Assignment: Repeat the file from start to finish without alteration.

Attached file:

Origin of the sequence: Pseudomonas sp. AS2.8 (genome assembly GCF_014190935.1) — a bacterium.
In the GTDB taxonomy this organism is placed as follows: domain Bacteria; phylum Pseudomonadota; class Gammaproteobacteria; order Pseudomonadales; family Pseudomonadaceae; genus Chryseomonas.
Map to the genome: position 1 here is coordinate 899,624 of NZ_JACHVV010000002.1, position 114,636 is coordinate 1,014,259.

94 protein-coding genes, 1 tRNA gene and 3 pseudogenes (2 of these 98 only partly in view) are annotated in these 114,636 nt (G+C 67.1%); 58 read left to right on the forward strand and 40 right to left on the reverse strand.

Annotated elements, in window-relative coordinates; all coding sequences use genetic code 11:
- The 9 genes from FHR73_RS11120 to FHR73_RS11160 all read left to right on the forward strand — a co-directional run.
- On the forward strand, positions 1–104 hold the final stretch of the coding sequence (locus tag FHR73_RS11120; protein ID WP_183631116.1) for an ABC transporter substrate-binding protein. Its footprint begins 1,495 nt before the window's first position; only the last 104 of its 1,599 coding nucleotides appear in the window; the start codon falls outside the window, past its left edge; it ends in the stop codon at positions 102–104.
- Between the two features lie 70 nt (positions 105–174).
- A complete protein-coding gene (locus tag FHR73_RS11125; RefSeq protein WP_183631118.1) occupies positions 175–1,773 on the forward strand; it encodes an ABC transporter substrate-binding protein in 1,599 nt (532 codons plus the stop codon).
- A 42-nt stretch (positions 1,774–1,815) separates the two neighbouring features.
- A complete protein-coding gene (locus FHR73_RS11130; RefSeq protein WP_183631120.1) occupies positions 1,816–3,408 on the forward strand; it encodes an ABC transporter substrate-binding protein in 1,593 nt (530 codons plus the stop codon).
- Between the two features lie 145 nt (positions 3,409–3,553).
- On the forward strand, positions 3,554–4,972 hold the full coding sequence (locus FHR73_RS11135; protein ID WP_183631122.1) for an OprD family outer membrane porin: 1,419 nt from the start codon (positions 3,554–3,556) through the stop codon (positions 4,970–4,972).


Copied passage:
Origin of the sequence: Pseudomonas sp. AS2.8 (genome assembly GCF_014190935.1) — a bacterium.
In the GTDB taxonomy this organism is placed as follows: domain Bacteria; phylum Pseudomonadota; class Gammaproteobacteria; order Pseudomonadales; family Pseudomonadaceae; genus Chryseomonas.
Map to the genome: position 1 here is coordinate 899,624 of NZ_JACHVV010000002.1, position 114,636 is coordinate 1,014,259.

94 protein-coding genes, 1 tRNA gene and 3 pseudogenes (2 of these 98 only partly in view) are annotated in these 114,636 nt (G+C 67.1%); 58 read left to right on the forward strand and 40 right to left on the reverse strand.

Annotated elements, in window-relative coordinates; all coding sequences use genetic code 11:
- The 9 genes from FHR73_RS11120 to FHR73_RS11160 all read left to right on the forward strand — a co-directional run.
- On the forward strand, positions 1–104 hold the final stretch of the coding sequence (locus tag FHR73_RS11120; protein ID WP_183631116.1) for an ABC transporter substrate-binding protein. Its footprint begins 1,495 nt before the window's first position; only the last 104 of its 1,599 coding nucleotides appear in the window; the start codon falls outside the window, past its left edge; it ends in the stop codon at positions 102–104.
- Between the two features lie 70 nt (positions 105–174).
- A complete protein-coding gene (locus tag FHR73_RS11125; RefSeq protein WP_183631118.1) occupies positions 175–1,773 on the forward strand; it encodes an ABC transporter substrate-binding protein in 1,599 nt (532 codons plus the stop codon).
- A 42-nt stretch (positions 1,774–1,815) separates the two neighbouring features.
- A complete protein-coding gene (locus FHR73_RS11130; RefSeq protein WP_183631120.1) occupies positions 1,816–3,408 on the forward strand; it encodes an ABC transporter substrate-binding protein in 1,593 nt (530 codons plus the stop codon).
- Between the two features lie 145 nt (positions 3,409–3,553).
- On the forward strand, positions 3,554–4,972 hold the full coding sequence (locus FHR73_RS11135; protein ID WP_183631122.1) for an OprD family outer membrane porin: 1,419 nt from the start codon (positions 3,554–3,556) through the stop codon (positions 4,970–4,972).